Using a tripod lets those expensive optics do everything they were designed to do. Your pictures will be sharper. It’s really important to hold your camera still when you get up really close to anything. That’s the beauty of a tripod.
On the other hand—no pun intended— hand-holding your camera gives you a freedom to compose you won’t want to give up. BUT you have to hold the camera still and make sure your shutter speed is fast enough. When you get to 1/60th of a second on an extreme close-up you’re asking for trouble.
6. Everything to know about macro lenses
All the major camera manufacturers make lenses that focus extremely close and are wonderful flower photography tools. If you are really serious about doing lots of close-up work you’re going to want one.
On the other hand, many other lenses— even the kit lens that came with your camera— may very well photograph close enough for the flower photography you want to do. (Many of you may not be aware of exactly how close that lens will focus. You need to experiment with that.) But before you invest in a specialty lens see what you can do with what you have. Take your present equipment as far as it will take you and then reevaluate what it is you want to do.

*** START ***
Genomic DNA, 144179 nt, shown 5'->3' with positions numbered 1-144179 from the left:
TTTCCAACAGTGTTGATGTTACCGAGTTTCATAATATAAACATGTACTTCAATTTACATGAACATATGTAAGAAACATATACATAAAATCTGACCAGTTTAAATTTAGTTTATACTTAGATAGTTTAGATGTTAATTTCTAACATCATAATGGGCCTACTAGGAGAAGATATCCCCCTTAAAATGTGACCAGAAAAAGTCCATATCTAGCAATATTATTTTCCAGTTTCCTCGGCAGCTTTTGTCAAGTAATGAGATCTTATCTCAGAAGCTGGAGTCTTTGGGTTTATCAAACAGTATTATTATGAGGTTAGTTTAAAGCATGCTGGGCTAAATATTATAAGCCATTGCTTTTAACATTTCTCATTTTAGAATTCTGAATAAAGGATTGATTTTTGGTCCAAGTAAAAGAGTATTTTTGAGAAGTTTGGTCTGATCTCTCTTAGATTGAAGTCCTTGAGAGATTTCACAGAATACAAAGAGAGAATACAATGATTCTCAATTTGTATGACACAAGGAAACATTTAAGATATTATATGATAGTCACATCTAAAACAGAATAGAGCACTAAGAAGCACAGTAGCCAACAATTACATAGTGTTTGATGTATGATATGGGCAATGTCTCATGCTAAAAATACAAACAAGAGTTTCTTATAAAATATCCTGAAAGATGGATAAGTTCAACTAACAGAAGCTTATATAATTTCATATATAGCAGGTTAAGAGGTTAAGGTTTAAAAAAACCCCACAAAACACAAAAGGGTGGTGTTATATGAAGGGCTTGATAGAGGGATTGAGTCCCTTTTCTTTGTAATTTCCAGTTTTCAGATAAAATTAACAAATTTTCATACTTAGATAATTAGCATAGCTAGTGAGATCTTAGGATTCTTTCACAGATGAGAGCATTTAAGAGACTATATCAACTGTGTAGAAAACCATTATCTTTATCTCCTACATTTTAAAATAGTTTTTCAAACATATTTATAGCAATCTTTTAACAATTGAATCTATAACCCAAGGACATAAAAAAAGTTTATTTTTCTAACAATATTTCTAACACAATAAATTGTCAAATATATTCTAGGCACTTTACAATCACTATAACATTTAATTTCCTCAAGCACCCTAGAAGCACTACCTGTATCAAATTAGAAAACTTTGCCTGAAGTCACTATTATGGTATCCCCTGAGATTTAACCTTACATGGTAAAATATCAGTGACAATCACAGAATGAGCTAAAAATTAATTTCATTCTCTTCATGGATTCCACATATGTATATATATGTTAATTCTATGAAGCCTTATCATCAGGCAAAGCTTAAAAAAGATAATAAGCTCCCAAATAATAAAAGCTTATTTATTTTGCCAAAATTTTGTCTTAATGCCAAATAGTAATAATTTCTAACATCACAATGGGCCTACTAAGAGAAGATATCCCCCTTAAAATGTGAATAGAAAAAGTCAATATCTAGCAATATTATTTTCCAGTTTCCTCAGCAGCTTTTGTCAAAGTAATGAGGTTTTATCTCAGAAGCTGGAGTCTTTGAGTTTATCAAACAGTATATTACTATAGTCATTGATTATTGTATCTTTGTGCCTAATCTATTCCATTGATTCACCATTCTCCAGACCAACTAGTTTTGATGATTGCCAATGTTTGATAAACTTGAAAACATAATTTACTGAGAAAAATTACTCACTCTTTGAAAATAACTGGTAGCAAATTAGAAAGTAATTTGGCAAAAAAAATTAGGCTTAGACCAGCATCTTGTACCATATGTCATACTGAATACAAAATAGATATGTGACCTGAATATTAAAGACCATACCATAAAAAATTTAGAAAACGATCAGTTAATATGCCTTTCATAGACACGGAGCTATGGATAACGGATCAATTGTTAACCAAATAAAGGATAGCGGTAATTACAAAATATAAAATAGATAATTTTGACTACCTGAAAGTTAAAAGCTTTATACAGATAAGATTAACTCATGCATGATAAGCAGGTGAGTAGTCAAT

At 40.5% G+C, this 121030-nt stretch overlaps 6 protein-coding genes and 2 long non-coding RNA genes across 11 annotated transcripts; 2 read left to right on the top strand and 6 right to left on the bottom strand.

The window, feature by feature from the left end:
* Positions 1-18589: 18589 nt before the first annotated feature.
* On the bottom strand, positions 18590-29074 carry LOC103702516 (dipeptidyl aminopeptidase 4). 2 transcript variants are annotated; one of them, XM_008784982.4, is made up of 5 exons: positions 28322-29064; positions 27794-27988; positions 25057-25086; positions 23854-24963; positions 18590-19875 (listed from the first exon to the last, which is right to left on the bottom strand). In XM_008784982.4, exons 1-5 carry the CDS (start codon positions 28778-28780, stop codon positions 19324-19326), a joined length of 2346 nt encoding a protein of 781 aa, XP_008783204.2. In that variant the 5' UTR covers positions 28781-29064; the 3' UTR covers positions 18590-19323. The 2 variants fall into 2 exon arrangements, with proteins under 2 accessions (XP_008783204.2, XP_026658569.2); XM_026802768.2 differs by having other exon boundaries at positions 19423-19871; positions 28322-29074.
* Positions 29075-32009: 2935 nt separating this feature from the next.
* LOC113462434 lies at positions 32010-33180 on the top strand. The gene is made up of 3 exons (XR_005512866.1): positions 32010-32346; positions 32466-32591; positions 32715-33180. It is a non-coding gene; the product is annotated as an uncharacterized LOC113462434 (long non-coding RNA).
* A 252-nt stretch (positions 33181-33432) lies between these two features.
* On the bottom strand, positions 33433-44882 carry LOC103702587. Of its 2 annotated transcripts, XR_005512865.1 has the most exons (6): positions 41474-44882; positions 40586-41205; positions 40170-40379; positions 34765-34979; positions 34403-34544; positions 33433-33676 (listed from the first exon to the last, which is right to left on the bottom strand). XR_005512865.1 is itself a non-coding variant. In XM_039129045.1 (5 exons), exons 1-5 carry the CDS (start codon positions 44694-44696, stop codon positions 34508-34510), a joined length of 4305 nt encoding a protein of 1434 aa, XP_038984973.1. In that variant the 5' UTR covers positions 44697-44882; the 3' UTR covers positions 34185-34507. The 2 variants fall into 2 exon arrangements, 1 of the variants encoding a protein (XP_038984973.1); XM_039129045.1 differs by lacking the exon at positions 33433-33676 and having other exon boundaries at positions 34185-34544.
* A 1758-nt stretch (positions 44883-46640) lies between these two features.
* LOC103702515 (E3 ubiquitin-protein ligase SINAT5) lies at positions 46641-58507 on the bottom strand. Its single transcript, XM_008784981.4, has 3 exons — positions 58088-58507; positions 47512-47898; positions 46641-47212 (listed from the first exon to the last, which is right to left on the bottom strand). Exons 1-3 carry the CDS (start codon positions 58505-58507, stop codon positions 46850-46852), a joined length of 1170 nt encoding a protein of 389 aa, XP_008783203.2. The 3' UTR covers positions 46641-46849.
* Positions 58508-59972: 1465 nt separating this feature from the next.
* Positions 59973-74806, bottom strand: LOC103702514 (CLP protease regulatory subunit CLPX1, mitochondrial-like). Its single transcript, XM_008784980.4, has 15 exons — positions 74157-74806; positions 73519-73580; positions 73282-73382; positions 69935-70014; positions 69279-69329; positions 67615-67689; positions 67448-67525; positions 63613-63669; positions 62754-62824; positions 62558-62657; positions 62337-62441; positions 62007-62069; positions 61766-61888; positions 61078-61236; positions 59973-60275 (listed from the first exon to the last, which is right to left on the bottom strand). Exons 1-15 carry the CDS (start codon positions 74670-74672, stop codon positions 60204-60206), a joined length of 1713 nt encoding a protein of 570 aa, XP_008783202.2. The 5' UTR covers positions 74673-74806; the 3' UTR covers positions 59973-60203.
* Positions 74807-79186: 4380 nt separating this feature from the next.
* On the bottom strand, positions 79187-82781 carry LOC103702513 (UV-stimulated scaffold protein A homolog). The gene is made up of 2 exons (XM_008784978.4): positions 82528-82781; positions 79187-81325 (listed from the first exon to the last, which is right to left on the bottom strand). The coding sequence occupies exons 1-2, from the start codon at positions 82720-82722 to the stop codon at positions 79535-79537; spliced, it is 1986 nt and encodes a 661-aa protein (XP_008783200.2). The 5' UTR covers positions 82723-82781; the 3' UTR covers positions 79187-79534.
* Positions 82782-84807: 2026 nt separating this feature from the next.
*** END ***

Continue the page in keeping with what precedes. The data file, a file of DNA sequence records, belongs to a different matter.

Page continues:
Another way to make the equipment you already have more flower friendly is to use extension tubes. They are significantly cheaper than buying another lens and can produce great close-up results. An extension tube is nothing more than a simple piece of tubing that goes between your camera and your lens. They are generally about one half or 1 inch in length. There is no glass in an extension tube. Unlike a macro lens, however, when you are using an extension tube you can’t focus on infinity. You can with a macro lens.